Becoming a registered behavior technician (RBT) means completing 40 hours of training, passing a competency assessment, finalizing your training, and passing a board certification exam. 

But don’t let this task list intimidate you! Becoming an RBT and working with people with autism can be an extremely rewarding profession.

Elemy has RBTs who work with clients across the country to provide our modern approach to applied behavior analysis (ABA) therapy. We asked some of our staffers to share what they wished they knew before becoming an RBT. Here’s what they told us. 

Your Job Is Critical 

RBTs don’t design treatment plans. Board-Certified Behavior Analysts (BCBAs) perform assessments, determine what approach might work best, and set up parameters for each visit. Then RBTs implement the treatment plan through ABA therapy with the client. 

It’s easy to believe that an RBT’s job is easy. Our team has a piece of advice on this topic. 

“My advice would be to have passion, patience, and a strong understanding of what your job is. What an RBT does during the session directly impacts a client’s life,” said Daijah Montes, RBT.

“My goal is to always leave a client, and their family, better than when I first came. There will always be continued progress to be made, and some goals may not be completely accomplished, but if they have made significant milestones within the time of my services, then I have been successful in my eyes,” said Genesis Williamson, RBT.

Your Work Will Be More Fulfilling Than You Imagined

Most RBTs enter training because they love children. They expect that they’ll change lives every day. But some are surprised by how much they really love their work. 

“Becoming an RBT, to me, has meant unlocking my life’s purpose. Every day, when I wake up and go serve my client and their family, I am fulfilling my heart’s desire to give children and their families tools to improve their wellbeing,” said Williamson. “It was a real dream that has now come true for me.”

Your Team Will Support You

RBTs have extensive training before they work directly with clients. But the first few sessions in which they are working with a client can feel a little intimidating (as can any first time on a job!). 

“At first, I was a little overwhelmed with all the information I had to know. But after some hands-on practice and great help from supervisors that provided me with studying material, a group study session with other testing to get their certification, and some awesome YouTube videos, I felt more than confident,” said Montes. 

Knowing that you’re working as part of a team can give you the confidence to succeed.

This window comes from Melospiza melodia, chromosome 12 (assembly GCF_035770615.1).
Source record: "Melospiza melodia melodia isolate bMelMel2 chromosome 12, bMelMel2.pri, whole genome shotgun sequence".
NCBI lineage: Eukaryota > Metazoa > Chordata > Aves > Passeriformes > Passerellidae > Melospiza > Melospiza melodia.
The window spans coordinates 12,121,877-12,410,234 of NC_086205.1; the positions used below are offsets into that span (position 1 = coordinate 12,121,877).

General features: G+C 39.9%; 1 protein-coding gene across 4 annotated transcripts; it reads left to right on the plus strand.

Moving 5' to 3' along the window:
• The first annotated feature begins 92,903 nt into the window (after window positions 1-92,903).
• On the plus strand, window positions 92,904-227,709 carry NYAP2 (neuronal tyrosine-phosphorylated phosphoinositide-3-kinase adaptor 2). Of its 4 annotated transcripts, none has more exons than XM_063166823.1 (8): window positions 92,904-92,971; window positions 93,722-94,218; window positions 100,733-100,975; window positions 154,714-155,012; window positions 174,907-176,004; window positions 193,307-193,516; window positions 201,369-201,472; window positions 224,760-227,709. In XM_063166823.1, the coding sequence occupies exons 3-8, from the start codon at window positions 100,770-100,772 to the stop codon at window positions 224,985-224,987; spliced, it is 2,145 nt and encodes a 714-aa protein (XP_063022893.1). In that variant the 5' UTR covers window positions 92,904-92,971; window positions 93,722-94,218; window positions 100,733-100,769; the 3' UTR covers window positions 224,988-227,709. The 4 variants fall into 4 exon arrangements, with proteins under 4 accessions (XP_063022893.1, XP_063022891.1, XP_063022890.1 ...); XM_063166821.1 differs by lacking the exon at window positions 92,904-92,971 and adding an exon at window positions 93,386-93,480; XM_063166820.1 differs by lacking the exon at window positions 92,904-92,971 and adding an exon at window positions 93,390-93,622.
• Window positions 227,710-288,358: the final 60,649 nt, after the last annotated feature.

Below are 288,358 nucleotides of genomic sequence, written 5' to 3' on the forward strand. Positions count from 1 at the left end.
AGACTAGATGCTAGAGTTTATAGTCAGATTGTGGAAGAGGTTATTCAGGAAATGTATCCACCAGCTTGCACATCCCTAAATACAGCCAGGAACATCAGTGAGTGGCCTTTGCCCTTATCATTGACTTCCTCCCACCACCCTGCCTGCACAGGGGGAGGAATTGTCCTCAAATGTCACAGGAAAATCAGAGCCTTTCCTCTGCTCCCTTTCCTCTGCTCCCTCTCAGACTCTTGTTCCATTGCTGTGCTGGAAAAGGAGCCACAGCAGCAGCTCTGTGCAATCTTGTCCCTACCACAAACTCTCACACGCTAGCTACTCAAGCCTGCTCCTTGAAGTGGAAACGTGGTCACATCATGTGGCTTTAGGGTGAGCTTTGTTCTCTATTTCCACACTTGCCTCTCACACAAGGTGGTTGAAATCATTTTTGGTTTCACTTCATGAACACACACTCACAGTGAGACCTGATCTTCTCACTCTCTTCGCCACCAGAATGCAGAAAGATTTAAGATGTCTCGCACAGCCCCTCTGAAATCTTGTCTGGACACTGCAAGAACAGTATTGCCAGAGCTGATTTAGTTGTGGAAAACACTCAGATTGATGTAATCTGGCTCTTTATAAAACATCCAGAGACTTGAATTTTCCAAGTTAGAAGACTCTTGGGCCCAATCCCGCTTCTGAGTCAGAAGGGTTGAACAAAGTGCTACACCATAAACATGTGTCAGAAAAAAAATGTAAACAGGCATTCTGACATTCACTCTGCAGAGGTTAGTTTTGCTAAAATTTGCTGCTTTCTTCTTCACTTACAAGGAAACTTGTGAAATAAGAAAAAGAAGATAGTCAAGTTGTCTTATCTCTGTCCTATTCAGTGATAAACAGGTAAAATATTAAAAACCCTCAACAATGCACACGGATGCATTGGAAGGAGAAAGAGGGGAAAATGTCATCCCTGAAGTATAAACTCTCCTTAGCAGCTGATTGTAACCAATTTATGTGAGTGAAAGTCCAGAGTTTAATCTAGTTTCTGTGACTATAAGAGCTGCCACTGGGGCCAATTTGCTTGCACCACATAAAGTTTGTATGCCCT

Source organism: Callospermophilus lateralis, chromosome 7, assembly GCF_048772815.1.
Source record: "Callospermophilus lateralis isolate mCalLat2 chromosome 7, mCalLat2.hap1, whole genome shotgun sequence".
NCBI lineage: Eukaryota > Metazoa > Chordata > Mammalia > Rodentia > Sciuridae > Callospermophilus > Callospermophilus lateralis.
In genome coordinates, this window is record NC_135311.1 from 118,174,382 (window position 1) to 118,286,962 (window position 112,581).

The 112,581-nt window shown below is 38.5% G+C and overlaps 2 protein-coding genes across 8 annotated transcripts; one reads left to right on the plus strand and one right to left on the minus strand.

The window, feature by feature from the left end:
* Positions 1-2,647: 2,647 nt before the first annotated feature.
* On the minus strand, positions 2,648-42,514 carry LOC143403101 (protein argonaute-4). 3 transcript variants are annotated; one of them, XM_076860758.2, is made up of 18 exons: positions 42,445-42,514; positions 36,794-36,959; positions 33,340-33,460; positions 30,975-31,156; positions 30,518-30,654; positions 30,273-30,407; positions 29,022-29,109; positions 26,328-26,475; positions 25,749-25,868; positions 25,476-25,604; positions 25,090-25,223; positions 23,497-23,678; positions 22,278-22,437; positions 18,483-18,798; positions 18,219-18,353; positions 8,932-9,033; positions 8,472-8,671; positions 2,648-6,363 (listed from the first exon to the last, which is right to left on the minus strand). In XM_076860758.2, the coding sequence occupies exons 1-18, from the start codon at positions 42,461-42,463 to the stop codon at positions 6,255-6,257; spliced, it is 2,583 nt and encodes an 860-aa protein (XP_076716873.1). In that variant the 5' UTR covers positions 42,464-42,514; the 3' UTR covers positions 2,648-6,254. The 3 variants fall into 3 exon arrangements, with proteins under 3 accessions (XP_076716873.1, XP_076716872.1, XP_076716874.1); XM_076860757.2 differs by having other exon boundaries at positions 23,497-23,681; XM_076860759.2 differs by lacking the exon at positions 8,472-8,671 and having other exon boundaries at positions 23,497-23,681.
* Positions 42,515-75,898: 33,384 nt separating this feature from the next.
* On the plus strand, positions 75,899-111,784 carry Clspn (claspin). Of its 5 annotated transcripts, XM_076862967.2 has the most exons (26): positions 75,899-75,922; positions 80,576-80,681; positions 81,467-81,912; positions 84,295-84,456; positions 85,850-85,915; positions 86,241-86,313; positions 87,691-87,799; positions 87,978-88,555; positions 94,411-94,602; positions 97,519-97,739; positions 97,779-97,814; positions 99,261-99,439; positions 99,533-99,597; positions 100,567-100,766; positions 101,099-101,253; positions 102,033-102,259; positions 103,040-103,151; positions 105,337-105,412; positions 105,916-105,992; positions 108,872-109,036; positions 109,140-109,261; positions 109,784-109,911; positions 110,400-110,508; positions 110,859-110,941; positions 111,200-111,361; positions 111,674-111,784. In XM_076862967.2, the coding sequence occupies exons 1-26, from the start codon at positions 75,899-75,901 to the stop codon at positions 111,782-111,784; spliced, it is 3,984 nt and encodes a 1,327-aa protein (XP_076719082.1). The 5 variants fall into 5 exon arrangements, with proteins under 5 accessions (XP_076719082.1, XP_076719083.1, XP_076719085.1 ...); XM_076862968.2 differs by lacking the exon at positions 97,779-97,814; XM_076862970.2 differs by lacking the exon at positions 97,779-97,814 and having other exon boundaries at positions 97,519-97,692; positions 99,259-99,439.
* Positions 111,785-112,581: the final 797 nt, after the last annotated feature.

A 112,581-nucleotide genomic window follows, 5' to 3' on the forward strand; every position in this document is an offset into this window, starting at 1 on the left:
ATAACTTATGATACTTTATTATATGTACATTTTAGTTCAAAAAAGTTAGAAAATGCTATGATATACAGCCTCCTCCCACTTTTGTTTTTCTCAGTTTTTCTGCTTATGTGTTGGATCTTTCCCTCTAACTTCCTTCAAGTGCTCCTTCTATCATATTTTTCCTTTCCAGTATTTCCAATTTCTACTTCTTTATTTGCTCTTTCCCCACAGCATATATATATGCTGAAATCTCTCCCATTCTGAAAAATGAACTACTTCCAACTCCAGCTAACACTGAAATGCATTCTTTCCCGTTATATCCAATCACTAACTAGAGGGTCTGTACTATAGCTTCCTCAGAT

“My BCBA was a vital help in quickly getting me comfortable with the data-input program, session note entries, and supervision logging. I felt that I was set up for success,” said Williamson. 

Elemy’s Treatment Model is Different

Many companies offer ABA therapy to children with autism. Families bring their children to a clinic for in-person appointments in a typical autism-treatment program. The RBTs manage multiple clients every day. Elemy uses at-home visits combined with telemedicine check-ins. 

“At most ABA companies, you see multiple clients in one day or per week. At Elemy, you work with fewer clients, sometimes even one client. It can be an adjustment at first, but over time, it is very rewarding to see every milestone and the gradual progress that a client has made,” said Alexis Aguilar, BCBA. 

“I have had to learn a new, more autonomous style of work which I am really loving. I have the flexibility to slow down and not overwork myself as some companies force RBTs to do,” said Raissa Sanchez, RBT.

Your Clients Will Change Your Life

As an RBT, you’ll meet many people with autism, and each one will be unique and special. The work you’ll do together could help that child break maladaptive behaviors and make better choices. And some of those cases will stay with you long after your work is done. 

“Each of my clients has positively impacted my personal life in one way or another. From learning how to say words in the Slavic native language, to witnessing my client embrace their newborn brother after learning how to express themselves with body language,” said Emmett Richardson, Jr., RBT. “A nerdy anime teen who just wanted to be accepted for being different. Isn’t that what we all want to be? Accepted for being different. For being unique. That’s how I view those with autism, that they are the same human being as all of us. They’re just unique as we all are in our own way.”

“Essentially, the goal as an RBT is to work yourself out of a job. When a client really begins to perform at a level where they don’t need me, I take so much pride,” Sanchez said.

You Can Get Started Now

We recently launched the Elemy Ecademy to help people like you become autism care providers. We’ll provide your coursework, give you hands-on training, and prepare you for your exams. Find out how the program works, and join us!